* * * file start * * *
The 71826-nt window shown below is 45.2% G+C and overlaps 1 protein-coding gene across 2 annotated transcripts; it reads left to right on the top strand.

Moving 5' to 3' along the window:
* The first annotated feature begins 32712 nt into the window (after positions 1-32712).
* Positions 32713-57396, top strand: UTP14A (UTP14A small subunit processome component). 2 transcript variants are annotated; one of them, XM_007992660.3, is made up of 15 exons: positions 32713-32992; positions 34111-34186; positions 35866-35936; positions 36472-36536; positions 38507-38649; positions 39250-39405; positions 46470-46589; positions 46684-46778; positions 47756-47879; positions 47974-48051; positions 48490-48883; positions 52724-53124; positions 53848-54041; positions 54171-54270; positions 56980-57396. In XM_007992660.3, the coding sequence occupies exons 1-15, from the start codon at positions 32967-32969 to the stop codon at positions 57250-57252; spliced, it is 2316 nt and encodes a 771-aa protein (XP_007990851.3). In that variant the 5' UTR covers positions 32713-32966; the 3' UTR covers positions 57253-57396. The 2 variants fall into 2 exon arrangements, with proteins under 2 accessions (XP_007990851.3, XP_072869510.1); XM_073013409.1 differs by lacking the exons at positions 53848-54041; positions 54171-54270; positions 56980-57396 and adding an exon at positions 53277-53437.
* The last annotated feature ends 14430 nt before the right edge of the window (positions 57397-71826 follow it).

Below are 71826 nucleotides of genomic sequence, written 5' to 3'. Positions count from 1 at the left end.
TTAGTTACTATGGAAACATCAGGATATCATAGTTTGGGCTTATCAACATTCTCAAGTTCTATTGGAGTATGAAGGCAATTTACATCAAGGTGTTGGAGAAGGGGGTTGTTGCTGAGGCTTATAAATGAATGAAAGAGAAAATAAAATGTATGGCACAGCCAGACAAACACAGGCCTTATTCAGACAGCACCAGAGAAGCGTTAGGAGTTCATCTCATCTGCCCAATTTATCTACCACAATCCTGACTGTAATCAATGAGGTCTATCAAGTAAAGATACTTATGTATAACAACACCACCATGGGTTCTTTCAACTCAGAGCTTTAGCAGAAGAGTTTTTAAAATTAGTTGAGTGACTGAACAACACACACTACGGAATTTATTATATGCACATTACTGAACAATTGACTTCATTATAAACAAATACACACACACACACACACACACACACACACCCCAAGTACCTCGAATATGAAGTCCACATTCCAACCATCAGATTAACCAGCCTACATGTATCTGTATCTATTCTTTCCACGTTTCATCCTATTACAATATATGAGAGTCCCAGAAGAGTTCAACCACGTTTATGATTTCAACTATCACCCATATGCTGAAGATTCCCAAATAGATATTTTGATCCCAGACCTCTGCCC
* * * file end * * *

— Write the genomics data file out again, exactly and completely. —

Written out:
The 71826-nt window shown below is 45.2% G+C and overlaps 1 protein-coding gene across 2 annotated transcripts; it reads left to right on the top strand.

Moving 5' to 3' along the window:
* The first annotated feature begins 32712 nt into the window (after positions 1-32712).
* Positions 32713-57396, top strand: UTP14A (UTP14A small subunit processome component). 2 transcript variants are annotated; one of them, XM_007992660.3, is made up of 15 exons: positions 32713-32992; positions 34111-34186; positions 35866-35936; positions 36472-36536; positions 38507-38649; positions 39250-39405; positions 46470-46589; positions 46684-46778; positions 47756-47879; positions 47974-48051; positions 48490-48883; positions 52724-53124; positions 53848-54041; positions 54171-54270; positions 56980-57396. In XM_007992660.3, the coding sequence occupies exons 1-15, from the start codon at positions 32967-32969 to the stop codon at positions 57250-57252; spliced, it is 2316 nt and encodes a 771-aa protein (XP_007990851.3). In that variant the 5' UTR covers positions 32713-32966; the 3' UTR covers positions 57253-57396. The 2 variants fall into 2 exon arrangements, with proteins under 2 accessions (XP_007990851.3, XP_072869510.1); XM_073013409.1 differs by lacking the exons at positions 53848-54041; positions 54171-54270; positions 56980-57396 and adding an exon at positions 53277-53437.
* The last annotated feature ends 14430 nt before the right edge of the window (positions 57397-71826 follow it).

Below are 71826 nucleotides of genomic sequence, written 5' to 3'. Positions count from 1 at the left end.
TTAGTTACTATGGAAACATCAGGATATCATAGTTTGGGCTTATCAACATTCTCAAGTTCTATTGGAGTATGAAGGCAATTTACATCAAGGTGTTGGAGAAGGGGGTTGTTGCTGAGGCTTATAAATGAATGAAAGAGAAAATAAAATGTATGGCACAGCCAGACAAACACAGGCCTTATTCAGACAGCACCAGAGAAGCGTTAGGAGTTCATCTCATCTGCCCAATTTATCTACCACAATCCTGACTGTAATCAATGAGGTCTATCAAGTAAAGATACTTATGTATAACAACACCACCATGGGTTCTTTCAACTCAGAGCTTTAGCAGAAGAGTTTTTAAAATTAGTTGAGTGACTGAACAACACACACTACGGAATTTATTATATGCACATTACTGAACAATTGACTTCATTATAAACAAATACACACACACACACACACACACACACACACCCCAAGTACCTCGAATATGAAGTCCACATTCCAACCATCAGATTAACCAGCCTACATGTATCTGTATCTATTCTTTCCACGTTTCATCCTATTACAATATATGAGAGTCCCAGAAGAGTTCAACCACGTTTATGATTTCAACTATCACCCATATGCTGAAGATTCCCAAATAGATATTTTGATCCCAGACCTCTGCCC